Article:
What now with Route 53 extension land? State lawmakers create task force to decide

  • State lawmakers have approved a task force to decide the future of the more than 1,000 acres the Illinois Department of Transportation purchased to extend Route 53, a project since abandoned.

    State lawmakers have approved a task force to decide the future of the more than 1,000 acres the Illinois Department of Transportation purchased to extend Route 53, a project since abandoned. Daily Herald File Photo

 
 
Updated 6/3/2021 9:10 AM

The Route 53 extension controversy appears now to be in the hands of an advisory group -- only this time Lake County stakeholders won't be wrestling with how to build a road but rather what's next for $54 million worth of land purchased for the defunct project.

The Illinois Senate on Tuesday approved a task force to study the "cost, feasibility, and environmental impact of alternative uses of the expansion land, including any potential impact on flooding in the area," a resolution reads. State House members voted in favor April 23. Gov. J.B. Pritzker still has to sign the resolution.

 

The state government spent decades buying about 1,100 acres for a Route 53 extension, north from its terminus near the Lake/Cook border, that would alleviate local traffic jams.

But disagreements on the cost and size of the road, and an ongoing debate about environmental damage versus congestion relief, derailed the project in 2019 when the Illinois tollway dropped its sponsorship, citing a lack of consensus.

"This is not about building Route 53. It's about what to do with the land we own for Route 53," Democratic Sen. Melinda Bush of Grayslake said Wednesday. Bush was chief sponsor of the resolution.

"Some of it could be used for economic development at busy intersections, but really, I'd say it's going to be determined by the communities around it. Should part of it be open land? There's some pretty environmentally sensitive pieces of land in that corridor."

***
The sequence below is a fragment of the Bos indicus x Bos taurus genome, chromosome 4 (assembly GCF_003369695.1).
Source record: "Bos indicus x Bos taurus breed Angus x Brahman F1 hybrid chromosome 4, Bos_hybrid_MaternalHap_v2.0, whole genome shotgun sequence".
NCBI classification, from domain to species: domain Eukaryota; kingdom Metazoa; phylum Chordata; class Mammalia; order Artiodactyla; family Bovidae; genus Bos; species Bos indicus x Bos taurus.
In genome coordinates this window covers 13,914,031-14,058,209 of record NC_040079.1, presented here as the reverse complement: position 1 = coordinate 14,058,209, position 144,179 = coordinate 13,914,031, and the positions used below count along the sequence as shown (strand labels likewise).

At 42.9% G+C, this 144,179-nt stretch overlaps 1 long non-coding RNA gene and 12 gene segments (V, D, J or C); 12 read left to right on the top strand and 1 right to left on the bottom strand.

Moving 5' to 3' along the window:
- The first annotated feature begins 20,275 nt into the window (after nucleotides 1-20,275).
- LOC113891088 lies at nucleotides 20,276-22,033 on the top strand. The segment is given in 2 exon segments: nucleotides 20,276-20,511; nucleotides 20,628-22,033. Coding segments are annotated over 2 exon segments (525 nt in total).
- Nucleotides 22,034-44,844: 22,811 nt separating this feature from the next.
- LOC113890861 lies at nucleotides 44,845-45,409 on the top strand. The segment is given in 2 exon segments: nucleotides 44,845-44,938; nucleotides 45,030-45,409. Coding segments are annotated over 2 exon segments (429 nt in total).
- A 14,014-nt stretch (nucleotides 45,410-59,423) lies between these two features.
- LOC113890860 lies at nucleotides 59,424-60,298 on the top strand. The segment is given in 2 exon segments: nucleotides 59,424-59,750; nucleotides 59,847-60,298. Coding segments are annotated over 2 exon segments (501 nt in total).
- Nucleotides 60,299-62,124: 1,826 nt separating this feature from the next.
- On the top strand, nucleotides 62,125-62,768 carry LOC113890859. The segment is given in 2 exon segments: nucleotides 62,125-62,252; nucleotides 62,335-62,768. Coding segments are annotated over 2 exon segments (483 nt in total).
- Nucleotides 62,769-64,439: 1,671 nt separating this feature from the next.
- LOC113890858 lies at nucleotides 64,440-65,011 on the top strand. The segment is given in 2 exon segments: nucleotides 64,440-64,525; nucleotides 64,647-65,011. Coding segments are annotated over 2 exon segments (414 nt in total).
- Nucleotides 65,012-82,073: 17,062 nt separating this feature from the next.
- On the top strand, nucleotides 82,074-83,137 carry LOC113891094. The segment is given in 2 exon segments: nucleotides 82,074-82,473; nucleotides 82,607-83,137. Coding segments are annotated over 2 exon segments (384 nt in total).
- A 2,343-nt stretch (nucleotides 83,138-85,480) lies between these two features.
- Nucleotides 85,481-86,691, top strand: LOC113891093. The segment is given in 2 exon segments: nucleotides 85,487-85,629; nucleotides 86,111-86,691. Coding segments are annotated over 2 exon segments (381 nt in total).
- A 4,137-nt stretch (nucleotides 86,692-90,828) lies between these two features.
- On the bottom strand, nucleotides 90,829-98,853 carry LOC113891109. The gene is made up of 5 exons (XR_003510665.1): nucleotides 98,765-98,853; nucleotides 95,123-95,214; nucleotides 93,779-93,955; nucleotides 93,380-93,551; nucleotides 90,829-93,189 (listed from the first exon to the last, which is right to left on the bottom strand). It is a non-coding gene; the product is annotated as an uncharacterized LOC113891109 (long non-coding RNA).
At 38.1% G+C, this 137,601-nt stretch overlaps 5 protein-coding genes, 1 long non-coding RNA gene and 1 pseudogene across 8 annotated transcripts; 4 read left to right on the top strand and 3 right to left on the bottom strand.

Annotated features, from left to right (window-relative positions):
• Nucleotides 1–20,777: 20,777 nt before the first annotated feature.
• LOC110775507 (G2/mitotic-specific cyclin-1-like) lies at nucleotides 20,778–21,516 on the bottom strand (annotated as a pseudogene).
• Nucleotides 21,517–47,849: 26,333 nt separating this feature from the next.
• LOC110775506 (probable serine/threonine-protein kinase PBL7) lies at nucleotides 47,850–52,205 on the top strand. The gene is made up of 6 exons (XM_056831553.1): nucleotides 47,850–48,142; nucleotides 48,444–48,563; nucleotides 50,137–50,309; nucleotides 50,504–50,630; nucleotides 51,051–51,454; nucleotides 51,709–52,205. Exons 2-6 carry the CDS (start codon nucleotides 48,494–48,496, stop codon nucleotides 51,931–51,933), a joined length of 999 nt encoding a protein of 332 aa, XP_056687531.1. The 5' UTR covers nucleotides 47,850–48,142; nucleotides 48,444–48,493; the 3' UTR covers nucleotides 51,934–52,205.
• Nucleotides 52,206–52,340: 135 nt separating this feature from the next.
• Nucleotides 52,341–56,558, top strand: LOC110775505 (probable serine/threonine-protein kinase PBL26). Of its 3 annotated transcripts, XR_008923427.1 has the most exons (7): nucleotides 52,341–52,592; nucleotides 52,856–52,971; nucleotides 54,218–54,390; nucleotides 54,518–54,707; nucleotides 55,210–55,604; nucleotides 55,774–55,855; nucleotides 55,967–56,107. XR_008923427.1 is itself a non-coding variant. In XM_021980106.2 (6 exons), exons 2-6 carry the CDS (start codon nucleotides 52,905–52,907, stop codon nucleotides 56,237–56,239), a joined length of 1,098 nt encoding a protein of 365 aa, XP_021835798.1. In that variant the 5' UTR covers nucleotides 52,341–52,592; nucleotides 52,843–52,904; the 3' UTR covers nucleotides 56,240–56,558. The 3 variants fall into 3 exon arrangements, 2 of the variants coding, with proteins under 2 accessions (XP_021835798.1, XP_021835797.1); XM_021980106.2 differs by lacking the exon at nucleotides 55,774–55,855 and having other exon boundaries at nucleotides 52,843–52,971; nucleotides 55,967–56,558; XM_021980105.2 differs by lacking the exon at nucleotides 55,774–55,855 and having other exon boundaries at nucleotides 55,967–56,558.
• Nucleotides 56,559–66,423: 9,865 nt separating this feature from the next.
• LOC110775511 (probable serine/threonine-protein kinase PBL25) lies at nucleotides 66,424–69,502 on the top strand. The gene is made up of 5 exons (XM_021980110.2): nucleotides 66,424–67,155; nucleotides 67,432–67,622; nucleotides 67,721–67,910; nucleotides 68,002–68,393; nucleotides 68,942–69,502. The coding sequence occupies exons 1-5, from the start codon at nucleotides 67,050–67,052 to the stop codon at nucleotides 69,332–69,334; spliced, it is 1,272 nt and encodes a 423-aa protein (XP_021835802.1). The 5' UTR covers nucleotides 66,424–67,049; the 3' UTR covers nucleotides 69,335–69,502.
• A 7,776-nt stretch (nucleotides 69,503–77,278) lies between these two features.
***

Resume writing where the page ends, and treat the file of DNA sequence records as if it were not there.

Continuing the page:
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The task force's job would be to figure out "the best use of the space," said Senate Republican Leader Dan McConchie of Hawthorn Woods. "I've heard ideas of leaving it as open land, of turning it into park space, of creating a continuous bike trail."

Possibilities could range from ceding the land to the Lake County Forest Preserve District or keeping it state property.

"Everything's on the table," McConchie said. "We obviously want to be sure the taxpayers are protected if a road is not going to be built."

The task force would include members appointed by Senate and House leaders, Lake County, the forest district, Long Grove, Mundelein, Hawthorn Woods and Grayslake. Others would represent environmental, tourism, sustainability and livability organizations.

The Illinois Department of Natural Resources would help lead the process. The Illinois Department of Transportation, Illinois tollway and Illinois Environmental Protection Agency also would participate.

                                                                                                                                                                                                                       
 

"What we're hoping is that we all unify around a common goal, in general, for preservation and recreation and open space," said Barbara Klipp, executive director of the Midwest Sustainability Group.

Environmental advocates also said retaining wetlands on the properties would prevent flooding.

The acreage comprises "a ready-made, iconic, natural sanctuary that could become a regional destination and a crown jewel among natural areas in Lake County," said Mike Truppa, a spokesman for several county environmental groups. The land could offer "some economic benefits in creating opportunities for compatible eco tourism," he added.

However, "there was lot of money that was used to purchase that land," said Gregory Koeppen, executive director of the Lake County Farm Bureau, which supported extending Route 53.

"A lot of it was purchased with the understanding that it was going to become a Route 53 and help relieve congestion and allow for future development, (providing) even more tax revenue for surrounding towns," Koeppen said. "You don't want to rush in and come up with a plan that's just OK. You want a plan that's going to be exceptional."

As members have to be appointed, the first meeting may not occur until the fall. Task force members would have to meet a minimum of four times and file a report before Dec. 31, 2022.

Many state and county entities have grappled with the fate of the extension during the last 50 years.

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